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Colombia's Culture Goes Far Beyond Coffee, But That's Good, Too

colombia_santiago_duarte.jpg
Santiago Duarte
/
Flickr
The Salt Cathedral, near Bogota, was carved out of an old salt mine. Today it's a hot spot for visitors.

Craig Holt knows coffee.

In 1997, he started the Seattle-based Atlas Coffee Importers. Now, he travels to do business in coffee-growing regions of the world. One of those places is Colombia, in South America.

“You’re given this impression from the media that you’re going to step off the plane, a bomb is going to go off, you’re going to be kidnapped and sitting in a coca field within 10 minutes,” he said. “Right away it becomes very clear that the media has only given you the worst of what that place has to offer in this case.”

The drug story might be the news from Colombia, but day-to-day life is far from the metaphorical and literal danger zone we see in the headlines.

Three Recommendations

Holt says Colombia is a great place to vacation. Here are his favorite stops:

1. Cartagena

Founded in 1533, this walled city is a UN World Heritage site. You can tour the cultural history of the region or hit the beach, where snorkeling, SCUBA diving, and hang-gliding are all available.

2. Medellin

The city sits in the bottom of a valley, and is known as “the land of eternal spring.”

“It looks like jewels strung up the valley,” Holt said.

This is also the birthplace of Fernando Botero. The Colombian artist is considered a national cultural treasure. His work is on display at the Museo de Antioquia here. Medellin is also one of the coffee growing regions of Colombia.

3. Bogota

"You’re near the equator, but you’re at 8,500 feet, so it’s very cool,” Holt said. “It’s a modern city with some great history.” Check out the Gold Museum, and the nearby Salt Cathedral. It’s an old salt mine near the city that was eventually carved into a church.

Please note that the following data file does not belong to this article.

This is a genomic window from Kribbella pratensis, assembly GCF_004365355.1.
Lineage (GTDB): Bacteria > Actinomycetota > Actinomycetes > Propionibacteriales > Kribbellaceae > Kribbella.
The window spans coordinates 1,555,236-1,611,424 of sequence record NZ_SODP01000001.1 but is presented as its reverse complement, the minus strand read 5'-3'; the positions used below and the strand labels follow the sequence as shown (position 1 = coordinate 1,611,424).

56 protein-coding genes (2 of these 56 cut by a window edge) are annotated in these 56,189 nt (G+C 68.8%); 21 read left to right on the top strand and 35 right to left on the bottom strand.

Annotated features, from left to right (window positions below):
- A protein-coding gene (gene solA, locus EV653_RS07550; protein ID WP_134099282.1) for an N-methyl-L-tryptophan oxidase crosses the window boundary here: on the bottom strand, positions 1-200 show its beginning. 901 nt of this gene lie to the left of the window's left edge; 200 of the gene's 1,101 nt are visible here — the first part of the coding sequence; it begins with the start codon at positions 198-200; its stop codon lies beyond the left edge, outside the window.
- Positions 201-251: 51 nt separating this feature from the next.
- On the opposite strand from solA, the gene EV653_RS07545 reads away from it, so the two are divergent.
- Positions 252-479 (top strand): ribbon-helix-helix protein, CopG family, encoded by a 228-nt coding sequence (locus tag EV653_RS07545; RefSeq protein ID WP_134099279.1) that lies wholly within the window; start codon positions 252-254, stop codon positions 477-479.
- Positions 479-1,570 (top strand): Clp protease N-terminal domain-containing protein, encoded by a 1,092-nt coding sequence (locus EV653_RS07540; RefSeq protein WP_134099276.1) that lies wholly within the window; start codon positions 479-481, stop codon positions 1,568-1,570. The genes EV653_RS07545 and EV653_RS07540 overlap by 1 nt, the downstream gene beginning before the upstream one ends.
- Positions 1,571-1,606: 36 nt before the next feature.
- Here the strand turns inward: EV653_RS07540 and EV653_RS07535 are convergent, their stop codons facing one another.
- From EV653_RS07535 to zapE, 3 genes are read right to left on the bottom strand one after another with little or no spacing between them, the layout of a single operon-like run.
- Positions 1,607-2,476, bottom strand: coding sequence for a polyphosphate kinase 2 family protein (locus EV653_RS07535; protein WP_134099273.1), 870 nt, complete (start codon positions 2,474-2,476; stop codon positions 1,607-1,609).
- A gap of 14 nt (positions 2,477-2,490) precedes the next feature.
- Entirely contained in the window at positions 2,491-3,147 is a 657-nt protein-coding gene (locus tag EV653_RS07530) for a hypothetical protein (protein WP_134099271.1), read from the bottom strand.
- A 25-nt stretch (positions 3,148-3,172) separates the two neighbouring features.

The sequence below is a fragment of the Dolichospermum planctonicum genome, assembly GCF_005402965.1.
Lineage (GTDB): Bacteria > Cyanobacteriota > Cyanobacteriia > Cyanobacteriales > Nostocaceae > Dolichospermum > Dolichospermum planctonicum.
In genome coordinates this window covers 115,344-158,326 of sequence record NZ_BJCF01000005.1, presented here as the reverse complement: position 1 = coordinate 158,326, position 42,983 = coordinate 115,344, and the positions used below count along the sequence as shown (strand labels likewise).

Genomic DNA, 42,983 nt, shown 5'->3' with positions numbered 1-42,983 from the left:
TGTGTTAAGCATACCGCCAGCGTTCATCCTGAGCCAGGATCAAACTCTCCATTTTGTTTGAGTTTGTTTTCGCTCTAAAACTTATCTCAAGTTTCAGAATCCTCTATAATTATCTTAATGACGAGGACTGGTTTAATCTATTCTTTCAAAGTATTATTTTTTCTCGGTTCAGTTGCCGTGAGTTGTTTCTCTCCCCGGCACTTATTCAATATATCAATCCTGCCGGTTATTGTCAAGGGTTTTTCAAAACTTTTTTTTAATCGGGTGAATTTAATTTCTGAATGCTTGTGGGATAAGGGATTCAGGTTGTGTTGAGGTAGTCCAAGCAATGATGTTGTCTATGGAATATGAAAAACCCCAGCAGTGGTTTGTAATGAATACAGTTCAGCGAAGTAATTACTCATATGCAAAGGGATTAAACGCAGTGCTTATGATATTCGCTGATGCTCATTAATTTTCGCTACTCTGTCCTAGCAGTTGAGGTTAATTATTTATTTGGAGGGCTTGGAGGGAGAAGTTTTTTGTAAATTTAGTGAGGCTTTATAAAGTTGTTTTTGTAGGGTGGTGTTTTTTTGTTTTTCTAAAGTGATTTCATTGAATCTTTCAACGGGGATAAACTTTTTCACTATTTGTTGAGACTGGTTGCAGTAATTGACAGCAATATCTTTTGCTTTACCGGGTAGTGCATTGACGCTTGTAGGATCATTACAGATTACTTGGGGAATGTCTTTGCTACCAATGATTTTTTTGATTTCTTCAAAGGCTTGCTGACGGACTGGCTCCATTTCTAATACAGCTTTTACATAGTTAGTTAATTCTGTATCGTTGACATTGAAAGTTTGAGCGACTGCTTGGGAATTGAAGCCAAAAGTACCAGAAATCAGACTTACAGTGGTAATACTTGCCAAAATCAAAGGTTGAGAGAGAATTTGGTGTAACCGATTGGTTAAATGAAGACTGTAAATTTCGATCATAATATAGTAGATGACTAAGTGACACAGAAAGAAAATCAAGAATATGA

Coffee, anyone?

One of the quintessential parts of Colombian culture is its coffee. In Bogota, there are some great places to visit.

Amor Perfecto. Operated by Luis Velez, the name translates to “Perfect Love” in English. “That’s something to live up to in terms of the coffee experience,” Holt said. “He does a great job.”

Catacion Publica. Or “Public Tasting” in English. “That guy is one of those great insane coffee people who’s so into it, it’s almost frightening.”

Café Juan Valdez. Named for the character created to market Colombian coffee, these cafes have a lot of outdoors eating. “You can ride your bike, pull up to the Café Juan Valdez, have a great macchiato, and watch the people go by.”

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Going Places is KPLU's weekly exploration of travel, from destinations around the globe to quick getaways nearby. It's hosted by Matthew Brumley, co-founder of Earthbound Expeditions, which provides small-group travel to clients including KPLU. This week, we heard from special guest Craig Holt, founder of Atlas Coffee Importers in Seattle.

Ed Ronco is a former KNKX producer and reporter and hosted All Things Considered for seven years.